Another claim is that letting immigrants in will take the welfare system under because immigrants are “net takers” from the system. Guess what? Almost everyone is a net taker from the system. That’s why entitlement programs are careening toward insolvency and the U.S. is bankrupt, fiscally and morally. Social Security is underfunded by $24.9 Trillion and Medicare is underfunded by $27.6 Trillion. There is little that immigrants could do to welfare insolvency that the native born have not already done. In fact, since many immigrants are illegal they have been paying into the system with fake Social Security numbers, which means they will not get any benefits. So, this means that they have been subsidizing the native-born population.
The real costs of U.S. immigration policies (besides lost economic production) are born by those whose freedom is restricted due to anti-immigration enforcement. Job applicants now must produce proof that they are “eligible” to work in the U.S.; to accept a job freely offered to them. Workplaces are subject to raids and owner property confiscated. Financial privacy is invaded in the name of keeping “them” out. All people in the U.S. are required to “show your papers please” to any law enforcement officer within 100 miles of a U.S. border. This encompasses more than two thirds of the U.S. population. In the name of border security and maintaining our “way of life” we have slowly succumbed to the power of a growing police state. On top of that, it is good to keep in mind that the underlying philosophy of the government drive to keep out foreigners is that the government owns all the land, because only owners of property may legally restrict who enters said property. Scary shit!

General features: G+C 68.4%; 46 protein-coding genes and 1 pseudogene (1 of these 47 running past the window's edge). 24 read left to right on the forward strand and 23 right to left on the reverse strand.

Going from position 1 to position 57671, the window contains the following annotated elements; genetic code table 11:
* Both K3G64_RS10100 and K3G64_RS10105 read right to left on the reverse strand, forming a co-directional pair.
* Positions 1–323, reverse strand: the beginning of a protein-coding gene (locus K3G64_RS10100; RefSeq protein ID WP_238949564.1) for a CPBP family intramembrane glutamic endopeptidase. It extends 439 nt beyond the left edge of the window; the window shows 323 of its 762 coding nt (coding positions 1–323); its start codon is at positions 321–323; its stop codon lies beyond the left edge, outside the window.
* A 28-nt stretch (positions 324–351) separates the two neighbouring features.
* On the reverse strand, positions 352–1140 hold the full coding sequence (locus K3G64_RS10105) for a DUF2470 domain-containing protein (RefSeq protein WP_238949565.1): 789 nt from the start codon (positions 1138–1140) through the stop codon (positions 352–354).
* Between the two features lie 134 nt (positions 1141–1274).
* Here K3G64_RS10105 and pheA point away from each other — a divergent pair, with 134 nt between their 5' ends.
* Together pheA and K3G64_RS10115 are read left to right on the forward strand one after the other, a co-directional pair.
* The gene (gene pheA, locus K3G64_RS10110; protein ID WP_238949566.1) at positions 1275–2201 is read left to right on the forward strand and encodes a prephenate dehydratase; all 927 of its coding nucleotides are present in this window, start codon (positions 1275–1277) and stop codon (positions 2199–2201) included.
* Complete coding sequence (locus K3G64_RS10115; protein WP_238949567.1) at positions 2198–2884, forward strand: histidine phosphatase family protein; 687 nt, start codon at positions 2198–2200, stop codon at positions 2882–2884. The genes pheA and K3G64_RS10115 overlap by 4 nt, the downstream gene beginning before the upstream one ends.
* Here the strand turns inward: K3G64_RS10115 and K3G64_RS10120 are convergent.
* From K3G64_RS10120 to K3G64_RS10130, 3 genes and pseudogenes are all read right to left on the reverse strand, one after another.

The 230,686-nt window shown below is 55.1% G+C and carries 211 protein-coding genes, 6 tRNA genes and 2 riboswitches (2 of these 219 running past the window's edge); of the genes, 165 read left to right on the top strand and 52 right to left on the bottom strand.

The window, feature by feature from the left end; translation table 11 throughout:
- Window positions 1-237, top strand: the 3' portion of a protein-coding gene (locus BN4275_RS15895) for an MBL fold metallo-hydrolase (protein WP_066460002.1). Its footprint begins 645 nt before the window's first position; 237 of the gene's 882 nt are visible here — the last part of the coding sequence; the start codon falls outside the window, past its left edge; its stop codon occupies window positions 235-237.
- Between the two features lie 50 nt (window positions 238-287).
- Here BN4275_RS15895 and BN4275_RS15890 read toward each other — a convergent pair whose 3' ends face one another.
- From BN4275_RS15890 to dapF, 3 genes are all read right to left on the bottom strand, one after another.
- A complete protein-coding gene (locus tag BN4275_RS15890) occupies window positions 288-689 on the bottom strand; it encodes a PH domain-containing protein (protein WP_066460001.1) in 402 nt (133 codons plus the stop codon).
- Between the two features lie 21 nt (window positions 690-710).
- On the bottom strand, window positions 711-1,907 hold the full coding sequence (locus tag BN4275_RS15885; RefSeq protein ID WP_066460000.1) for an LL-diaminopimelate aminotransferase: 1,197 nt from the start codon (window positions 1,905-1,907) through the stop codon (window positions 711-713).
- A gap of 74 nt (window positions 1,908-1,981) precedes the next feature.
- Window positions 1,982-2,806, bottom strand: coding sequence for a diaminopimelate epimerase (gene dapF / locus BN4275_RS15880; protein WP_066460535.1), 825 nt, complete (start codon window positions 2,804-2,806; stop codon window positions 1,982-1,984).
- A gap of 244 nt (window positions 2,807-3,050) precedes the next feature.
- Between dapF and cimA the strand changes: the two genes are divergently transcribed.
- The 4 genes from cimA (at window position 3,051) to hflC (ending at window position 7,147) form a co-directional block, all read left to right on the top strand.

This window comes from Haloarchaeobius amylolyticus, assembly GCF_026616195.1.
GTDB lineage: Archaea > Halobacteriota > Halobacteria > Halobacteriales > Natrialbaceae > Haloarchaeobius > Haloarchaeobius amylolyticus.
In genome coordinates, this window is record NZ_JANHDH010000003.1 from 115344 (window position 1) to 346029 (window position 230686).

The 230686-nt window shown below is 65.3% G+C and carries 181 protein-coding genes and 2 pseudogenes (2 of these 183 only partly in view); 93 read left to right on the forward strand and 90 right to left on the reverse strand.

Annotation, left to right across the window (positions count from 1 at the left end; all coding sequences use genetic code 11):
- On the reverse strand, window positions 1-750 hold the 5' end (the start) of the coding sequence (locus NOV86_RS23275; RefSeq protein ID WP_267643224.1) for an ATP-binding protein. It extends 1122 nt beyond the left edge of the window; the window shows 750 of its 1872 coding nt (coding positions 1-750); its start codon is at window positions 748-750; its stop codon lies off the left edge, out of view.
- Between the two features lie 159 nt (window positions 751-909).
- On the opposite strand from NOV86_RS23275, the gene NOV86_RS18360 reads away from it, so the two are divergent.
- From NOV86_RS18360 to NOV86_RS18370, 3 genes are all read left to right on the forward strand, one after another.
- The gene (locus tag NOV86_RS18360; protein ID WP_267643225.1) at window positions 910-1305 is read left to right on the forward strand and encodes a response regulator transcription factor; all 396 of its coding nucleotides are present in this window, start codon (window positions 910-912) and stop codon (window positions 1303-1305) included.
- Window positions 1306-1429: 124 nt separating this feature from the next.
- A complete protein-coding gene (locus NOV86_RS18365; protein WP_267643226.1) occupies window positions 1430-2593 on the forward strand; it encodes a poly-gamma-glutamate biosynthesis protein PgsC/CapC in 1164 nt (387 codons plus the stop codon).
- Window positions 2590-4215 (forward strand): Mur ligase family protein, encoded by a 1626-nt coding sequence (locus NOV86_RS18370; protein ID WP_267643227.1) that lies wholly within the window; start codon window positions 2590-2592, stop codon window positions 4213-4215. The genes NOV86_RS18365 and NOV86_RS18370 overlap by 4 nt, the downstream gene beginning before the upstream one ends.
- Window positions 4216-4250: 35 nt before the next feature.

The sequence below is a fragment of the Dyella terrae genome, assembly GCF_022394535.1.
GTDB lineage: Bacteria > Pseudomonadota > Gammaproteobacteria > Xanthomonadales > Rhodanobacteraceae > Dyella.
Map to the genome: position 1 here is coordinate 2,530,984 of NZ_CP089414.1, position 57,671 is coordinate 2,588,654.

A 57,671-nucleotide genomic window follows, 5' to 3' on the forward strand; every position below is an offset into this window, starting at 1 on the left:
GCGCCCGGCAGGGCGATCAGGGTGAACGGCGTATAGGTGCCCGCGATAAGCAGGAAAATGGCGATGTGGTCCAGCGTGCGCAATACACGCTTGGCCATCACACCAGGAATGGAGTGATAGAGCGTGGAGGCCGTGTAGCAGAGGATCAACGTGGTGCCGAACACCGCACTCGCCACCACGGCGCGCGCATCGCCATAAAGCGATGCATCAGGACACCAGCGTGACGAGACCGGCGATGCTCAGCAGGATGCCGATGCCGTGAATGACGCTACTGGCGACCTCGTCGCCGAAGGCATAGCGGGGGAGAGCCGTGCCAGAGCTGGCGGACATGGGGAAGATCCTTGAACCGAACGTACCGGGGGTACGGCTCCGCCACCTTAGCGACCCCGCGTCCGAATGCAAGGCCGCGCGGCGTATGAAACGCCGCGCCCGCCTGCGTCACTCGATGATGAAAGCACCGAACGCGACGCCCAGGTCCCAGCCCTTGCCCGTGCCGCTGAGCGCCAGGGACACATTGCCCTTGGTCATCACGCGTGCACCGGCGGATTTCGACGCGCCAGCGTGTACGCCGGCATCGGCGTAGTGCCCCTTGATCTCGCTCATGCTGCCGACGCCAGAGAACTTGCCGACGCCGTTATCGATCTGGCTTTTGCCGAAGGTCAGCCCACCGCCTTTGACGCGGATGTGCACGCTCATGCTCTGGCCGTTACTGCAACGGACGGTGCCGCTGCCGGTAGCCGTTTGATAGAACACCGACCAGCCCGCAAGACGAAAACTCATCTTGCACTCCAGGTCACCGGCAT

There is little to commend the “practical” arguments of the anti-immigration crowd. Their economic arguments do not hold up, either theoretically or empirically. Comparative Advantage holds true for immigration as well as trade. Wealth is maximized by allowing all resources to find their optimal place in a freely functioning marketplace. This nation’s history should tell us what adding the productive capacity of a massive influx of immigrants can do to grow an economy. The 19th. century witnessed, perhaps the greatest movement of people in history into the U.S. The results were the greatest increase in produced goods and the greatest increase in real incomes in the history, of well, ever. This was done with a level of immigration greater as a percentage of the population than we face today. Granted, it was accompanied by a much freer market than we have today. The lesson being: don’t restrict the flow of people, unleash the freedom of the market! All it really takes is for God’s people to listen to the call of their teacher and have faith that treating one’s neighbor as oneself will be both the right and the prudent thing to do.
Praise Be to God